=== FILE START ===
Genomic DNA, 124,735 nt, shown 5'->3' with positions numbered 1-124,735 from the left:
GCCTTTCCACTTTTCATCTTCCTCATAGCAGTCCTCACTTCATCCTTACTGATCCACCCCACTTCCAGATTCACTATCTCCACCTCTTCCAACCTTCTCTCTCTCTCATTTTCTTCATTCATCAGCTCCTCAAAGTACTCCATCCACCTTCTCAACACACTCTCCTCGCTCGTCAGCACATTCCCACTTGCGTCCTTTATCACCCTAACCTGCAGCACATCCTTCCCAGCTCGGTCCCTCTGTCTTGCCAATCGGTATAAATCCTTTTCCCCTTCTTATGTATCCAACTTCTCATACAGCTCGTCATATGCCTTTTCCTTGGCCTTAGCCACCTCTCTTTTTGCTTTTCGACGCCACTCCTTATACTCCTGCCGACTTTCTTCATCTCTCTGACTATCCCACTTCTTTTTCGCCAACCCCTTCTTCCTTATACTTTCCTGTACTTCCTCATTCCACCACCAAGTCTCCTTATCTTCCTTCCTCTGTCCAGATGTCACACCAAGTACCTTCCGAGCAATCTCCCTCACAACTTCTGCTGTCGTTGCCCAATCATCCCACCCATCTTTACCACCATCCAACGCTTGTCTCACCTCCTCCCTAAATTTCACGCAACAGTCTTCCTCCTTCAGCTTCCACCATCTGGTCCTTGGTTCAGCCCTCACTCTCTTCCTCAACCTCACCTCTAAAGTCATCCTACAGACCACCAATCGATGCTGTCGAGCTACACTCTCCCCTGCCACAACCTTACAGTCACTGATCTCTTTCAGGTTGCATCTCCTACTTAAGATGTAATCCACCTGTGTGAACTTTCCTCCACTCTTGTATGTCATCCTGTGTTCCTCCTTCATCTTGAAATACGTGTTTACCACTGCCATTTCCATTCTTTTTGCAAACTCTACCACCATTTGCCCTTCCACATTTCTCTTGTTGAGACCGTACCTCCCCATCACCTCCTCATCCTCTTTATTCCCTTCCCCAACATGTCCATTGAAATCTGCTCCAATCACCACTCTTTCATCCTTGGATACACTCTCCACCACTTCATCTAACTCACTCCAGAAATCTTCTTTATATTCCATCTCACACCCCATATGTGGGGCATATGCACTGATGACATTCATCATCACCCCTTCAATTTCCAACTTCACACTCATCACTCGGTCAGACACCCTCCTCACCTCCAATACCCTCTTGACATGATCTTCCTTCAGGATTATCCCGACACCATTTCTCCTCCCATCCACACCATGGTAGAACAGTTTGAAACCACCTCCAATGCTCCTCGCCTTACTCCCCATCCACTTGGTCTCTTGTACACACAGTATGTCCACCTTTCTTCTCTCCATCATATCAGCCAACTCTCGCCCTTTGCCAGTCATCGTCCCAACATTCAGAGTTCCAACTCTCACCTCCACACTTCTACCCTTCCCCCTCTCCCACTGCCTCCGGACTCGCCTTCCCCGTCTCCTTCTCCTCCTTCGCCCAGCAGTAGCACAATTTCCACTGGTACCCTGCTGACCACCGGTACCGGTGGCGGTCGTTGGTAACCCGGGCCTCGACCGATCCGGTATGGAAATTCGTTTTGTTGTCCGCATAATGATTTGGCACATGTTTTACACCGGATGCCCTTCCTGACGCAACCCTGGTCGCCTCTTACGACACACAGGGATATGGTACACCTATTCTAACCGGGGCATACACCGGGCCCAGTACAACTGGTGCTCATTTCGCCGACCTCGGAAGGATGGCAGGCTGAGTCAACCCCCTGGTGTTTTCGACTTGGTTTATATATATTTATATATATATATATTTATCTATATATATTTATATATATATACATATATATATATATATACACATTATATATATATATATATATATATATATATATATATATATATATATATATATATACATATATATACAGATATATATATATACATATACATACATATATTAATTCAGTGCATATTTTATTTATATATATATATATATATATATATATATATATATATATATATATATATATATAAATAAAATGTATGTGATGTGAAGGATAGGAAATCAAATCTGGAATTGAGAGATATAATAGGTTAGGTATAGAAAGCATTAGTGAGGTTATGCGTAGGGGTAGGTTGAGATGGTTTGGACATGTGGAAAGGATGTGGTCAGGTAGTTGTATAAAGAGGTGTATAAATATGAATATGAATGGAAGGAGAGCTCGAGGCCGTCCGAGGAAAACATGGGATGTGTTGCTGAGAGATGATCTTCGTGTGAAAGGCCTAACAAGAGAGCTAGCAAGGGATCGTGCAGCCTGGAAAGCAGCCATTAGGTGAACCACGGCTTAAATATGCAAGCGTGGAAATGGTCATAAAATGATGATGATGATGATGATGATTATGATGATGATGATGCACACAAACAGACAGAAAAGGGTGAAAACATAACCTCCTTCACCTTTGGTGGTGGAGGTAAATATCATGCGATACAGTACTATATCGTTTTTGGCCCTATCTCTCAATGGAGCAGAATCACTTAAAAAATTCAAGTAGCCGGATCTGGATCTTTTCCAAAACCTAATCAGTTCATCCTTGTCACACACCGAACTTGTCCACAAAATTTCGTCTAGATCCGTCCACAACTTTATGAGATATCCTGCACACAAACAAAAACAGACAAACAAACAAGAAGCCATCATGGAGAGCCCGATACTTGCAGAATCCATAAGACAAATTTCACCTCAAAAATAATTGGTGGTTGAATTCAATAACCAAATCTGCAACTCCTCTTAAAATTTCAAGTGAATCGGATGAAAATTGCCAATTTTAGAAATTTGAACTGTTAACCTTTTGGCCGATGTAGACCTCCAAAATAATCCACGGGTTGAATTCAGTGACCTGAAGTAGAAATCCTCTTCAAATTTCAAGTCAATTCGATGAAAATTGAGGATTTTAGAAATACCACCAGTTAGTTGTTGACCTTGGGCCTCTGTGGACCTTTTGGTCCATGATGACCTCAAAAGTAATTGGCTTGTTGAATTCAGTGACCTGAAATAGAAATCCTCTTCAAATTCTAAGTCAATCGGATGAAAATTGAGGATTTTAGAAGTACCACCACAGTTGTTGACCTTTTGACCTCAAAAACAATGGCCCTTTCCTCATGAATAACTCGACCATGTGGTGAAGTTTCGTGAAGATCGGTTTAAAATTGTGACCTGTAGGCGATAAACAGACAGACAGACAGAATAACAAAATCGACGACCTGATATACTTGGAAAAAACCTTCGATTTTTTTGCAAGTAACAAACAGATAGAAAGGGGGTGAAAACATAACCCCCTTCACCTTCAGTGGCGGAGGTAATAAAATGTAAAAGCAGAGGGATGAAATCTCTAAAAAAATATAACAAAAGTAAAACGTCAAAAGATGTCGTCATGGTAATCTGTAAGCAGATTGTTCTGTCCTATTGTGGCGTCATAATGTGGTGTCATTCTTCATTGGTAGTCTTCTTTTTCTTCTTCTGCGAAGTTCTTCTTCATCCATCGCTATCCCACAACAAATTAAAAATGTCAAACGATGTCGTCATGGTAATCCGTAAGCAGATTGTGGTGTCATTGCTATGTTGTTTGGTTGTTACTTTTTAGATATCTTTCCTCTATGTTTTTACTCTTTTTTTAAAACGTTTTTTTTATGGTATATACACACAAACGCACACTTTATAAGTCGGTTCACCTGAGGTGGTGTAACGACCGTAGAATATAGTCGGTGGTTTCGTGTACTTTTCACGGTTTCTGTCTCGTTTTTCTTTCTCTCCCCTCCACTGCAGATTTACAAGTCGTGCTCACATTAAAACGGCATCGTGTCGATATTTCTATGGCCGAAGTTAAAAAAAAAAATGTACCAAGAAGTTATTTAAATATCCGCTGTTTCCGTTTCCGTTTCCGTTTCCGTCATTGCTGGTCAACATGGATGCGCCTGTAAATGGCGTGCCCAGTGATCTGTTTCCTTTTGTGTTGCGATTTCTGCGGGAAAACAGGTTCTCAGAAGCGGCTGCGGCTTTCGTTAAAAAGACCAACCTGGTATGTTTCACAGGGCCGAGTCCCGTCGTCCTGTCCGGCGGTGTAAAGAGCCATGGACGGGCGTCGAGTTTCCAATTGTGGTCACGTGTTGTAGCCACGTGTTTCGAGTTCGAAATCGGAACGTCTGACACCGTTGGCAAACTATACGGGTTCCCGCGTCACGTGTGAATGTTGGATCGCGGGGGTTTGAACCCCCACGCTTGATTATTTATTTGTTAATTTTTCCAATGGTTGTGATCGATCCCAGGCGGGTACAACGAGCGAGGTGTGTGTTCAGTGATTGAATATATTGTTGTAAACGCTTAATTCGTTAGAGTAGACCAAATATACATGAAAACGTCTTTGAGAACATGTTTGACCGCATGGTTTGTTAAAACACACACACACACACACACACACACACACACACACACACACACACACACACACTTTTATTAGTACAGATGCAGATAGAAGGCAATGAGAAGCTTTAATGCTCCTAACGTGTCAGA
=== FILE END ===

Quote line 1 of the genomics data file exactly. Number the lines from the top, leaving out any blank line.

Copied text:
Genomic DNA, 124,735 nt, shown 5'->3' with positions numbered 1-124,735 from the left: